October 6, 2009
The Re-birth, Revolt, and Removal of the Cherokee
The Cherokee were forced into giving up most of their land in the eighteenth century. Through fraudulent treaties and unjust deals the Cherokee lost close to all of their land during this time. One of the biggest loses coming from "Henderson's Purchase", in Kentucky, 1775. In an effort to stop the complete takeover of all Indian land, the Cherokees go through a transformation in order to survive in a new world. "The great Cherokee renascence of 1794-1833 was the re-birth of that people in the image of the United States, yet with a difference." (McLoughlin, Preface)
The Cherokee renascence was an attempt to ...view middle of the document...
The laws that the natives had made, became more elaborate, and were put together as their constitution in 1827. The Cherokees became prime example of a developing Indian, and were labeled as, "the most civilized tribe in America." (McLoughlin, pg. 279) The Cherokees became self-sufficient and began competing with American traders, instead of having to rely on their goods to survive. Their newfound education also helped in their ability to reason, and bargain. Another important aspect in this renascence, that affected Indian education, was the emergence of mixed-blood Indians. The mixed-blood Indians brought a new blend of people who had the knowledge of both cultures and could better combine both ways of living into one that was better off.
They adopted many European customs while outlining American way of life, such as, a representative government, schools, churches, roads, and even styles of fashion. The Cherokee also took on American thoughts on slavery, and in many cases had slaves. Since the Cherokees homeland was in the Deep South, they thought it would be prudent politically to take the side of slavery. Taking on these new European customs has an adverse effect on traditional Indian ways. "They still celebrated some of their old festivals-the Green Corn Dance for Thanksgiving, the purification ritual, the lighting of the new fire at the start of the year, but other ceremonies died away."(Lippert, pg.115) For example, an elaborate set of eleven laws passed in the early 1820's replaced the traditional decentralized town government system in which there were chosen "headsman" who served as leaders. The natives also made a drastic change from hunters to agrarians. They begin to make their own food as agrarians, and step away from traditional hunting of furs, to trade for food. Some of the Chiefs in the Cherokee nation realized that men could not support their families on the sale of furs alone. This prompted the selling of some of the last of the Cherokee hunting grounds in 1805 and 1806. The money from these treaties would go to agricultural equipment, and harvest tools. The Cherokee started producing food very well, and Americans were jealous. The Cherokee tried to adapt to American ways in order to be accepted but this attempt only added to the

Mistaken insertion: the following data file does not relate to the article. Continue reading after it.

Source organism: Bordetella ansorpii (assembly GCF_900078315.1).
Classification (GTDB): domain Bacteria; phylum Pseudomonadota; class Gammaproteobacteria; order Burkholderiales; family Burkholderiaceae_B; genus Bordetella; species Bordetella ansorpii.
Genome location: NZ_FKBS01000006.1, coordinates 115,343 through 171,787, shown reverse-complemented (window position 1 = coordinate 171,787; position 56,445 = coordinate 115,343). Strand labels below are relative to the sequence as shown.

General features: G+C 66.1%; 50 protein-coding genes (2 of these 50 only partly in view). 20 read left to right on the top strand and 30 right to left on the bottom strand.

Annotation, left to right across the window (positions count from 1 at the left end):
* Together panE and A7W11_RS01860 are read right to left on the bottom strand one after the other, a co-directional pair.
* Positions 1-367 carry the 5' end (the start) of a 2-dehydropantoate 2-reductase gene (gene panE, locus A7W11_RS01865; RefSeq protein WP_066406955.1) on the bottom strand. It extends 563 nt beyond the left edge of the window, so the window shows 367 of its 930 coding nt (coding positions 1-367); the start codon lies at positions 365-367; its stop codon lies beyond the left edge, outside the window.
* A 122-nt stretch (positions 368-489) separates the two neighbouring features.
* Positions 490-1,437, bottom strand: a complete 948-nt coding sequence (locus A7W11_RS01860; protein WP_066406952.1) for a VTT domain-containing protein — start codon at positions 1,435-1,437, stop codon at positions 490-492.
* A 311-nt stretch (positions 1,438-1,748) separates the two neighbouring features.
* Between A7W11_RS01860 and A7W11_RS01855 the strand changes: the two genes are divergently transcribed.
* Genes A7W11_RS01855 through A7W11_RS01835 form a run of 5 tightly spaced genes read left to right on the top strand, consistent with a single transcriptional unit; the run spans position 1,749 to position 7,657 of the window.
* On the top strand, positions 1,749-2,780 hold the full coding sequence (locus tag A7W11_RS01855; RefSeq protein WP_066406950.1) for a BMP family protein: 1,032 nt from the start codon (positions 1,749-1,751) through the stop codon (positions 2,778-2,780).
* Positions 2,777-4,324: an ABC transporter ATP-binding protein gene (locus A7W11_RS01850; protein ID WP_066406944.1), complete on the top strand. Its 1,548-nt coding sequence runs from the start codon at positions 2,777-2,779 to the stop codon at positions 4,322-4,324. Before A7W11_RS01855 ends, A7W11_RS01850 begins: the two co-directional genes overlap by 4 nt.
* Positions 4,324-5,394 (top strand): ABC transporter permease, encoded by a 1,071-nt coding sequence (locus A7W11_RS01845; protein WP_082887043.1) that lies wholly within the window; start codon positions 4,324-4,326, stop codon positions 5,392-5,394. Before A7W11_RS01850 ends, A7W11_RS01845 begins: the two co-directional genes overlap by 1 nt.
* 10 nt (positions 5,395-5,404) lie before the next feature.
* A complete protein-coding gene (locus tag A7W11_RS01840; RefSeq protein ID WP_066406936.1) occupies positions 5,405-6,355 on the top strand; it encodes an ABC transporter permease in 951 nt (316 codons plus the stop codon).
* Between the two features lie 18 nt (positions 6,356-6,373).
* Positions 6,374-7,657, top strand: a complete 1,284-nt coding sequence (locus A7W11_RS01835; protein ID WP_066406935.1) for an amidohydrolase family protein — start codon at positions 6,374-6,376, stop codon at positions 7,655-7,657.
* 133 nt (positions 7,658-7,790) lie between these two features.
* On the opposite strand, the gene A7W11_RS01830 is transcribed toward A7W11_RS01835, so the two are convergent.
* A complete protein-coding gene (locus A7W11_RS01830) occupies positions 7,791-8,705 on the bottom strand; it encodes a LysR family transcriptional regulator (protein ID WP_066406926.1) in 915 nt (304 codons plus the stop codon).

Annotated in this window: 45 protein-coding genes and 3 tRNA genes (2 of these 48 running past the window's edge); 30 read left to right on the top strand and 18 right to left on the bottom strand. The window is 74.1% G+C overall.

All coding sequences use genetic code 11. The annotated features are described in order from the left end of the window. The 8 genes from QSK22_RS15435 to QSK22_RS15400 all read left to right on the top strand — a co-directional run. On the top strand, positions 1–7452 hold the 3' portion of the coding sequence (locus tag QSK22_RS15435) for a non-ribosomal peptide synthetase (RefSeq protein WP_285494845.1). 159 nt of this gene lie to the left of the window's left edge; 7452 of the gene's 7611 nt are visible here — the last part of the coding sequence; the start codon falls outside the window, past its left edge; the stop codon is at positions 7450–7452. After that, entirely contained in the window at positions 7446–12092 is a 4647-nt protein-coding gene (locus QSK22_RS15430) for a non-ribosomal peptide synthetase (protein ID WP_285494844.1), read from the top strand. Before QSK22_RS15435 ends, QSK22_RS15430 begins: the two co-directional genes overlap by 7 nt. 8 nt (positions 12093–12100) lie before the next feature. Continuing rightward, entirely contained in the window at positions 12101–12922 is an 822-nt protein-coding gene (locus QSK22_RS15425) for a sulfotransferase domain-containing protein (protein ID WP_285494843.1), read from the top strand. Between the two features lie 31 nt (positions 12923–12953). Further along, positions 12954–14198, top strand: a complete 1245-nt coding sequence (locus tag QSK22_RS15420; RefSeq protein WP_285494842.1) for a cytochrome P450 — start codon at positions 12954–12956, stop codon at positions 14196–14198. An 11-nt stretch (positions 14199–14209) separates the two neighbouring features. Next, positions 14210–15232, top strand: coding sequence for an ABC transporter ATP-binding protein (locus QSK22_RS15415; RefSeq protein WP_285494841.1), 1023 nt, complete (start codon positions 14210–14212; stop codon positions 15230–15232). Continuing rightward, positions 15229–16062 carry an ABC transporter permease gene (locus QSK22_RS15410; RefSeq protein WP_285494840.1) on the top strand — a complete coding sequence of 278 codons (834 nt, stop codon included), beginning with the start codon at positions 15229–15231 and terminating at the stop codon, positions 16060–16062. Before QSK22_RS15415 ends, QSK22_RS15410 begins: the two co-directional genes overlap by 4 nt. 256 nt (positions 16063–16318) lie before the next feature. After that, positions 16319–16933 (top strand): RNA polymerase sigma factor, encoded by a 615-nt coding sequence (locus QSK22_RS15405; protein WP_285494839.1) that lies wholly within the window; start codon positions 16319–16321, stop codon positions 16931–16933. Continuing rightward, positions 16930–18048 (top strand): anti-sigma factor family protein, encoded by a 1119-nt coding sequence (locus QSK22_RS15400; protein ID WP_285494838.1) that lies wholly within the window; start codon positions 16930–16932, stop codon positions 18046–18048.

A number of Cherokee removals were attempted in subsequent years. The Creek War (1812-1814) was an attempt by Andrew Jackson to cheat the Cherokee out of 2.2 million acres of land. The hostility shown by the Indians in Mississippi Valley, and the failure to comply and cede their land makes it clear to Americans that the Indians cannot be trusted. "Once a savage always a savage" (Laduke, pg. 206). On top of this notion the Americans thought that the Indians were not using resources properly and were hindering the United States efforts of a manifest destiny, which was to become the most powerful nation. Andrew Jackson tried his best to rid Tennessee and Arkansas of the Cherokee from 1816-1819...